he performed an actual field study using accepted methodology in his profession. 67 Regarding

the data he used, Cinema Pub argues that Parker gathered and analyzed all available data from

61 Id.
62 Id. at 594.
63 Admissibility of Expert or Opinion EvidenceSupreme Court Cases 32, 177 A.L.R. Fed. 77 (2002).
64 Parker Report at 6, docket no. 36-3, filed October 31, 2016.
65 Defendants Motion at 6.
66 Id. at 78.
67 Cinema Pubs Opposition at 7.

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primary sources on the traditionally specified factors that have been the basis for finding adverse

secondary effects. 68

a. Parker is qualified to testify regarding secondary effects.

Parker is the Principal of Planning and Development LLC, which is a planning

consultancy firm. 69 Parker hold[s] a Bachelors of Urban and Regional Planning (Honors)

degree from the University of New England and a Masters of City and Metropolitan Planning

degree from the University of Utah. 70 He is currently a doctoral student at the University of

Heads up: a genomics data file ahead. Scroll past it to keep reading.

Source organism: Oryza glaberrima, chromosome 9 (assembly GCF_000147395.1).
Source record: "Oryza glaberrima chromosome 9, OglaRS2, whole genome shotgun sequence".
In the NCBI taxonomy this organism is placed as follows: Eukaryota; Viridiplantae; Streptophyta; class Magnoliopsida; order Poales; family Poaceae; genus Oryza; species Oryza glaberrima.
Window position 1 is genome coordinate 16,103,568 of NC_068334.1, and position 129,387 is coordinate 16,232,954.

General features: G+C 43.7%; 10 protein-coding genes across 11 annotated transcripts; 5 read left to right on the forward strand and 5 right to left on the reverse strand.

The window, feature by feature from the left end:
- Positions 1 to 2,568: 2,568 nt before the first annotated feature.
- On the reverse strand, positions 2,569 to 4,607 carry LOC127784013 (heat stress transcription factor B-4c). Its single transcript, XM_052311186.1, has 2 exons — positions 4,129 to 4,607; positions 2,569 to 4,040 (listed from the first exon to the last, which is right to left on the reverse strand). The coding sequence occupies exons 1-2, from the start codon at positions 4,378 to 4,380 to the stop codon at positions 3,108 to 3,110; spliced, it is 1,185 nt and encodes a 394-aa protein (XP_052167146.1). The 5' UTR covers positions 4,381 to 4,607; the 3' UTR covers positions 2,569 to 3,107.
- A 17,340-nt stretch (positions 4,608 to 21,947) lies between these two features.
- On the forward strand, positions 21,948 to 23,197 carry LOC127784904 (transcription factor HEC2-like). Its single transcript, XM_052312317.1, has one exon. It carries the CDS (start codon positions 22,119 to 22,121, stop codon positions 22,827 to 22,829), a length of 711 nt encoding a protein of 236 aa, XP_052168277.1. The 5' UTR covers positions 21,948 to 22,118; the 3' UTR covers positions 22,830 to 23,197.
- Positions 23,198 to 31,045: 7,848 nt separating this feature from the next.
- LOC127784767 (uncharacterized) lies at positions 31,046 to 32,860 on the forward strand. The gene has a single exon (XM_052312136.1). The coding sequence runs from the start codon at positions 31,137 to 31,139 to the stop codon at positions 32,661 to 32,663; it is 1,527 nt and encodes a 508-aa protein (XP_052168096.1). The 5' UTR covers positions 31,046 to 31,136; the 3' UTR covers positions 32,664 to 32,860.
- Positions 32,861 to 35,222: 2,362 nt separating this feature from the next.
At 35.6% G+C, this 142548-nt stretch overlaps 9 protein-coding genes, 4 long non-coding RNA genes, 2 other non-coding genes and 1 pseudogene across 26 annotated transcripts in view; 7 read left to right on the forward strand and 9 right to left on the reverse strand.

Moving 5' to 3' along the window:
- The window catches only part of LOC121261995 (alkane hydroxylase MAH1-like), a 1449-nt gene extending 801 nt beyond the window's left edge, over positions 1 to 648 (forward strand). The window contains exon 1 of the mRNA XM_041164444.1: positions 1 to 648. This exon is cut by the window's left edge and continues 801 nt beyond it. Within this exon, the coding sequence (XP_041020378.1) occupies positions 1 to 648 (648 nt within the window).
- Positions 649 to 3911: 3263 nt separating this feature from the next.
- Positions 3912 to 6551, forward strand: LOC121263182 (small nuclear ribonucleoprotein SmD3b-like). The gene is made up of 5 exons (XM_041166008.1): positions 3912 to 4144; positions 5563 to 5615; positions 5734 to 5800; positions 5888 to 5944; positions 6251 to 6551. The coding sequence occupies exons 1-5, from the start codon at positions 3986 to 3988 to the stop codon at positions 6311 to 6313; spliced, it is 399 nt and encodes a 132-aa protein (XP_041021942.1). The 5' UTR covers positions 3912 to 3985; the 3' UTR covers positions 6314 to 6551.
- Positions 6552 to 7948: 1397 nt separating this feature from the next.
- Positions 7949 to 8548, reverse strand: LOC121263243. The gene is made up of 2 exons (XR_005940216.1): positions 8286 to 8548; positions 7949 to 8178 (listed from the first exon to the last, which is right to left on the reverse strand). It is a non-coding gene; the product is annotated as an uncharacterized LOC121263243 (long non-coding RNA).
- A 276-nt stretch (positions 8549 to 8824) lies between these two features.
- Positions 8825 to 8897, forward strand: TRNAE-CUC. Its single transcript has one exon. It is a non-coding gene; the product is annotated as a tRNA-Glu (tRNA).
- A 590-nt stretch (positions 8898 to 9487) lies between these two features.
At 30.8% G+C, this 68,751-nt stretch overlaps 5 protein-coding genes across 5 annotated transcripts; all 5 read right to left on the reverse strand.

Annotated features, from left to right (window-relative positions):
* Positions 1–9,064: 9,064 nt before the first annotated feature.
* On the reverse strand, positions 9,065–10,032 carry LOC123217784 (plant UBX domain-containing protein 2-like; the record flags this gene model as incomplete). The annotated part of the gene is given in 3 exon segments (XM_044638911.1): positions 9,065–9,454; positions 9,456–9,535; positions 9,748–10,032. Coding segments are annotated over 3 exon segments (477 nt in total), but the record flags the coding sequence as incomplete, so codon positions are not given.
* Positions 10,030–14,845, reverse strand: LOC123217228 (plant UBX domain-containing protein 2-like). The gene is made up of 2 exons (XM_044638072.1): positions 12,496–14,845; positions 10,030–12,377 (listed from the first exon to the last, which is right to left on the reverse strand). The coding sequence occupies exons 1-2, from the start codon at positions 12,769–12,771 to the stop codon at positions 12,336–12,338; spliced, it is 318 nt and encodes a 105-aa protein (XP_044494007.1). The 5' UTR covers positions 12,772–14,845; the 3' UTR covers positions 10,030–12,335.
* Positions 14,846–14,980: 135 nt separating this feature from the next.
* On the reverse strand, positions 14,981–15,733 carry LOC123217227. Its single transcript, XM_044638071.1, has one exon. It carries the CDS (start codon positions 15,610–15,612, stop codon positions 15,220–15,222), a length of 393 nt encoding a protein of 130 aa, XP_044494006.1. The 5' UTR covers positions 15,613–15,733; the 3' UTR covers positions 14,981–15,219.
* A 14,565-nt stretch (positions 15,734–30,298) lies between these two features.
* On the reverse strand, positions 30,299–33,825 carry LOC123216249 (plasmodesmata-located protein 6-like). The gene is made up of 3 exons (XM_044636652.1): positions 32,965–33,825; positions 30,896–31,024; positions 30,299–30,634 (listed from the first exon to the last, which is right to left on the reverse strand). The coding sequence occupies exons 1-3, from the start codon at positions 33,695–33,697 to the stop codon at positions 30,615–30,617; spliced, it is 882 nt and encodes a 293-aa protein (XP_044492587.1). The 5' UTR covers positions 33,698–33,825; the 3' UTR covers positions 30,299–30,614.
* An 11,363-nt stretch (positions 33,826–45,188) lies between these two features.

Utah pursuing the degree of Doctor of Metropolitan Planning, Policy and Design. 71 He is an

adjunct professor at the University of Utah where he teaches Undergraduate and graduate

students in the courses of Urban Ecology Internship, Professional Planning Internship,

Metropolitan and Regional Planning, and Small Town and Resort Planning. 72 Parker is a

member of the American Planning Association and a certified planner with the American

Institute of Certified Planners. 73 To maintain that certification he must earn a specified number

of continuing education credits that include courses in planning ethics.

Though Parker apparently needed to research the meaning of secondary effects, 74 because

Parker did not know secondary effects in this legal context could include crime, negative

impacts on property values, and blight/noise, does not mean he is not expert in determining

68 Id.at 6.
69 Parker Report at 1.
70 Id.
71 Id.
72 Id.
73 Id.
74 Id. at 7.

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whether a particular business had those secondary effects on a neighborhood. Once he